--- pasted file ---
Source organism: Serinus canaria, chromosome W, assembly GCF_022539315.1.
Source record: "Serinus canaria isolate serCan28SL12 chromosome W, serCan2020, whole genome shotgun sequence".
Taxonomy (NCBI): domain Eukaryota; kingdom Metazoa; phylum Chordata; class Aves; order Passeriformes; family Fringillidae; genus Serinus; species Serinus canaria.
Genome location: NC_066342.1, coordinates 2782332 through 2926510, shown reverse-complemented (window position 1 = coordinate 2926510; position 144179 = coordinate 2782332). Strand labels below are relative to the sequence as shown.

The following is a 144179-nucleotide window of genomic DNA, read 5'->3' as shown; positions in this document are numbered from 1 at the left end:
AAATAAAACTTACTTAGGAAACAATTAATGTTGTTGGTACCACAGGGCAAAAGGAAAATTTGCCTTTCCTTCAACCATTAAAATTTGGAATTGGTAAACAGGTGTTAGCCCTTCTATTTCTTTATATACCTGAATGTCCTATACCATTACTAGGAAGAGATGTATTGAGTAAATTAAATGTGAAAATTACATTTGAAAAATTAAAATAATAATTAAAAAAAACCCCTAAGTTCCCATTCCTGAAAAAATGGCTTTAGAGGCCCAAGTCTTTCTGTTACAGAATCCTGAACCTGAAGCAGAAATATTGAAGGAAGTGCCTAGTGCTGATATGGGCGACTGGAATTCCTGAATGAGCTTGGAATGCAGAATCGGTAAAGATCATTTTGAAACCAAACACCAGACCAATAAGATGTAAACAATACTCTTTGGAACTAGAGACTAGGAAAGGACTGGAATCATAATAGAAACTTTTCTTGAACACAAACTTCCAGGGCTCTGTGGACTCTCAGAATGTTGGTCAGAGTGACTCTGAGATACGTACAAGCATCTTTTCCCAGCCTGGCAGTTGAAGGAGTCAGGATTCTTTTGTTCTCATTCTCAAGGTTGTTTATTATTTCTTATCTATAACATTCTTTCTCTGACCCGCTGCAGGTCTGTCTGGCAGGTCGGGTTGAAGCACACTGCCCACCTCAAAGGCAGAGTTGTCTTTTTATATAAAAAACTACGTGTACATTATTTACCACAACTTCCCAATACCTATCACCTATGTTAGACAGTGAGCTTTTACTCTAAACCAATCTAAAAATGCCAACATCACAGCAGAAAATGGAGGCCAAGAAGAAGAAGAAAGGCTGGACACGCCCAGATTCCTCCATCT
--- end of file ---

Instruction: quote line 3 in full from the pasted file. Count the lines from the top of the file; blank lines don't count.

Taxonomy (NCBI): domain Eukaryota; kingdom Metazoa; phylum Chordata; class Aves; order Passeriformes; family Fringillidae; genus Serinus; species Serinus canaria.